The issue that seemed to be exercising the anti-Vikram lobby, if disparate individuals with a common cause could be that, though was not a weapons programme—on which Vikram ‘s views were ambiguous—but the desirability of a demonstration. What the politicians, bureaucrats and senior scientists at the AEC wanted was a show of India’s might. And there was no question of Vikram’s stand on that. At the very outset Vikram had made his views on a demonstration clear, going so far as to call it a ‘paper tiger’. Yet, once again the demand was surfacing. And this time both the know-how and the requisite fissile material were closer at hand.
There are signs that Indira was seeking military assertion in other ways. In November 1970, she had asked the DRDO to launch a feasibility study on building a long-range ballistic missile. Two months before that she had apparently asked for a similar study on a nuclear-propelled submarine. As Chengappa observes, ‘Mrs Gandhi had laid plans for India to join the big boys’ club.’ But crucially, he maintains, some time in mid-1970 she had also asked Vikram to prepare for a nuclear explosion.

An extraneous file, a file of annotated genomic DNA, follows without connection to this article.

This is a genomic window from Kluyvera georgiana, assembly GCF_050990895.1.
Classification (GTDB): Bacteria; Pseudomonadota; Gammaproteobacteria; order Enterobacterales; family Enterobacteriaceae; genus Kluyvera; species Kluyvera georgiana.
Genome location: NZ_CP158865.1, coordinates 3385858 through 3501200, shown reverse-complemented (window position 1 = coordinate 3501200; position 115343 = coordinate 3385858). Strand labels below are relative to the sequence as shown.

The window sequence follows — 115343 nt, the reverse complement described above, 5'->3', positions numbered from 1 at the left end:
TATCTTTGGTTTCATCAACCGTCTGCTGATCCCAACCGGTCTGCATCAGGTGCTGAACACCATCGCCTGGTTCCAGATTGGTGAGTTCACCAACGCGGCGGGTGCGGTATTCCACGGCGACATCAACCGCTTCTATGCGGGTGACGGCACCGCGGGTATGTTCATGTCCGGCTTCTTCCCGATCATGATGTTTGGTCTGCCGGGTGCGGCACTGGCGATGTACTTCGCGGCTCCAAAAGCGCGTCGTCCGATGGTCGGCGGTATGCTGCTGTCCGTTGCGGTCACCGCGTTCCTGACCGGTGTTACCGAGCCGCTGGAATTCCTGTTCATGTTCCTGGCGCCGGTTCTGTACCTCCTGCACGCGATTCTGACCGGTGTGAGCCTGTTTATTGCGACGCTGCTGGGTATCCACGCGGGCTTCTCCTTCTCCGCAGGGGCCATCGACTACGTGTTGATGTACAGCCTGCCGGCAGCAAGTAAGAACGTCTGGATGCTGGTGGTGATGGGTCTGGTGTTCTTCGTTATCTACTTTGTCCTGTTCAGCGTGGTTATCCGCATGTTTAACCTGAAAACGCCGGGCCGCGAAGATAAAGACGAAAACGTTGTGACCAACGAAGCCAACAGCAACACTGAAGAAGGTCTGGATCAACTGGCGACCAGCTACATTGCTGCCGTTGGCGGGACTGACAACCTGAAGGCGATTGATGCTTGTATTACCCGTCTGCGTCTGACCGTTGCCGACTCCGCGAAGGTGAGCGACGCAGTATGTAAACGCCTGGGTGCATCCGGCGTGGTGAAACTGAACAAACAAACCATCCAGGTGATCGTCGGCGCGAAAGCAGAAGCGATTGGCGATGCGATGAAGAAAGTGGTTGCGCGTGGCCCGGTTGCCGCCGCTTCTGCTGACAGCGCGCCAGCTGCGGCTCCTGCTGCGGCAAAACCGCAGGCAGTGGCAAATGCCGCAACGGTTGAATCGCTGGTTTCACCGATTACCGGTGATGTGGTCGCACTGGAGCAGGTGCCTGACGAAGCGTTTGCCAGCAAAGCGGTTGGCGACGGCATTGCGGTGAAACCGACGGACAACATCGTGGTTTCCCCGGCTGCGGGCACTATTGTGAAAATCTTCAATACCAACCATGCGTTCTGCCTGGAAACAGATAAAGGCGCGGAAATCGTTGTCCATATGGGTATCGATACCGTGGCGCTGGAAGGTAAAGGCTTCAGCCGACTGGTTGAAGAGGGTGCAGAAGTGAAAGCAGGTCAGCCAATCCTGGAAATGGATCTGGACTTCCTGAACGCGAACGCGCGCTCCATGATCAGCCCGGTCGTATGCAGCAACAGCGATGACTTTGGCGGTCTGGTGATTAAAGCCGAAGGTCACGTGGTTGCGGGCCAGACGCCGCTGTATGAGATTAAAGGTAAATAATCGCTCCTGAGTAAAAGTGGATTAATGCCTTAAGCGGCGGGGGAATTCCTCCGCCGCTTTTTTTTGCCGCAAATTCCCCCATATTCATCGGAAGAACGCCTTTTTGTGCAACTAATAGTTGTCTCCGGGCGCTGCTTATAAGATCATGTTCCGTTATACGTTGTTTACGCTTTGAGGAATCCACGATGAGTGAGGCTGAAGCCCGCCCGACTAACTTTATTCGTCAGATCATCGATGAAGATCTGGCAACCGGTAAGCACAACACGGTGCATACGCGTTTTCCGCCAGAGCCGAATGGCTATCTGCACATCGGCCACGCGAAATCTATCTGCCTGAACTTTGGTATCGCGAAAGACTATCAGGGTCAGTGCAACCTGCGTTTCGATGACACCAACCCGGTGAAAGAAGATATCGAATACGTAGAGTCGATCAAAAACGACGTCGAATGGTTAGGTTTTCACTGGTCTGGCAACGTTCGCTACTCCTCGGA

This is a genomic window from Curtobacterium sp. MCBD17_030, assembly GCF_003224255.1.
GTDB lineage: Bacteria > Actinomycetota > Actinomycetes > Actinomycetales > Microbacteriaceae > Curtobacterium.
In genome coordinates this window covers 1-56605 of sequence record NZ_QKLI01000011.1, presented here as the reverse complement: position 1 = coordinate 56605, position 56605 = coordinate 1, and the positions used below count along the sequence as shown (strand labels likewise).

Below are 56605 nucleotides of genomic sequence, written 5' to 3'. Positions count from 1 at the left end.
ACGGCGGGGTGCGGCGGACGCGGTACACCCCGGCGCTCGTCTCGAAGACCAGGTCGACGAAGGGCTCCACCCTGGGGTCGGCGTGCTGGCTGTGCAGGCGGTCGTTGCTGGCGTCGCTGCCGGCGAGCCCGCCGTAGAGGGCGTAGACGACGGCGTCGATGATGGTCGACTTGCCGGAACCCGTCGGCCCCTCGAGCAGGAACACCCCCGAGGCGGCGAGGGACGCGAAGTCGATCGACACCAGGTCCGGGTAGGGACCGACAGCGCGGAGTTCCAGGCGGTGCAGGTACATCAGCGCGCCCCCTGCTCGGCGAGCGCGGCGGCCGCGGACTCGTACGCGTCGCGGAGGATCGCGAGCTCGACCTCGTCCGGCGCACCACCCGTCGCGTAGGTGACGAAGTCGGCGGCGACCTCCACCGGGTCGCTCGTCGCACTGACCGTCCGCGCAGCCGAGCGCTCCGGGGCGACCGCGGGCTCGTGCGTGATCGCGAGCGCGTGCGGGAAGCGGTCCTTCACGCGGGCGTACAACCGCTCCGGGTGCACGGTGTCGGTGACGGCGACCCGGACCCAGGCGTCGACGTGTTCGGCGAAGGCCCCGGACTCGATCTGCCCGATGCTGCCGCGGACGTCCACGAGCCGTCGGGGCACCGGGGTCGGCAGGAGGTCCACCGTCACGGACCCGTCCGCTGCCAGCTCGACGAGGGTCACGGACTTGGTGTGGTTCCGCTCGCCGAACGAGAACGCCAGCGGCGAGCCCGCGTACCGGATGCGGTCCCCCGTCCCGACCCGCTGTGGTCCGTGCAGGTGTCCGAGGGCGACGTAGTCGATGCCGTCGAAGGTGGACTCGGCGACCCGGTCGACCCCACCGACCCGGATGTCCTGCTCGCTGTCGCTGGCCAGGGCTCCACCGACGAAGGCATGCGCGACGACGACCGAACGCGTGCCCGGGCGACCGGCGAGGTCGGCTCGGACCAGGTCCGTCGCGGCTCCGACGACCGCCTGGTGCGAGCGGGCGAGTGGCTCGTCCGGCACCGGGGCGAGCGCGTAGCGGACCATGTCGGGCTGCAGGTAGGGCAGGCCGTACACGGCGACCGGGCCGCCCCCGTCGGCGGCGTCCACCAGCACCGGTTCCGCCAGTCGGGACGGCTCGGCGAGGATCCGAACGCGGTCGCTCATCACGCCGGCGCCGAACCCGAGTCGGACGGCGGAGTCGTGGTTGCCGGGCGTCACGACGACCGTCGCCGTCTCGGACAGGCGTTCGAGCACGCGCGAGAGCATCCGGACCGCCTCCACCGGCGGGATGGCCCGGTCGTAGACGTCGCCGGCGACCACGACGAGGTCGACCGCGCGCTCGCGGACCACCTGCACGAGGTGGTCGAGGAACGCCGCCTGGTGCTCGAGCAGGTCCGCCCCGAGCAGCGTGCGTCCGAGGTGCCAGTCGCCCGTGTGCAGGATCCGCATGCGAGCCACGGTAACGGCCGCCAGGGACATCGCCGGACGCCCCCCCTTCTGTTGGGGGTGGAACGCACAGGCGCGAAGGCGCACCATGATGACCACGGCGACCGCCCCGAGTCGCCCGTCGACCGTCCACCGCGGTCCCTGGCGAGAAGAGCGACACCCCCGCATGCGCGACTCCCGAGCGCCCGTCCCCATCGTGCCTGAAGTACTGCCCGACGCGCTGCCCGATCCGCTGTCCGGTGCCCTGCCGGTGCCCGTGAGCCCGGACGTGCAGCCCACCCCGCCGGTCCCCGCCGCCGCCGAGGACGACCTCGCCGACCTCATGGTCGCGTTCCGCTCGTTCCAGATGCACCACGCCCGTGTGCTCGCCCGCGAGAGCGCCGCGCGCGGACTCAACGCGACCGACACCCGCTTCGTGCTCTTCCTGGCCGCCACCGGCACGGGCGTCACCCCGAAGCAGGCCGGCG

This appears to be accurate because the Morning Herald, Sydney, 27 July 1970, quotes Vikram as asserting that India was capable of conducting underground nuclear explosions and that it was internationally entitled to do so as a non-signatory to the NPT. Those who knew Vikram well maintain that he would not have disobeyed a direct order from the prime minister. The US, clearly perturbed, sent an aide-memoire in November 1970 indicating that using plutonium from CIRUS, the Canada—India research reactor, would violate the US—India nuclear cooperation agreement.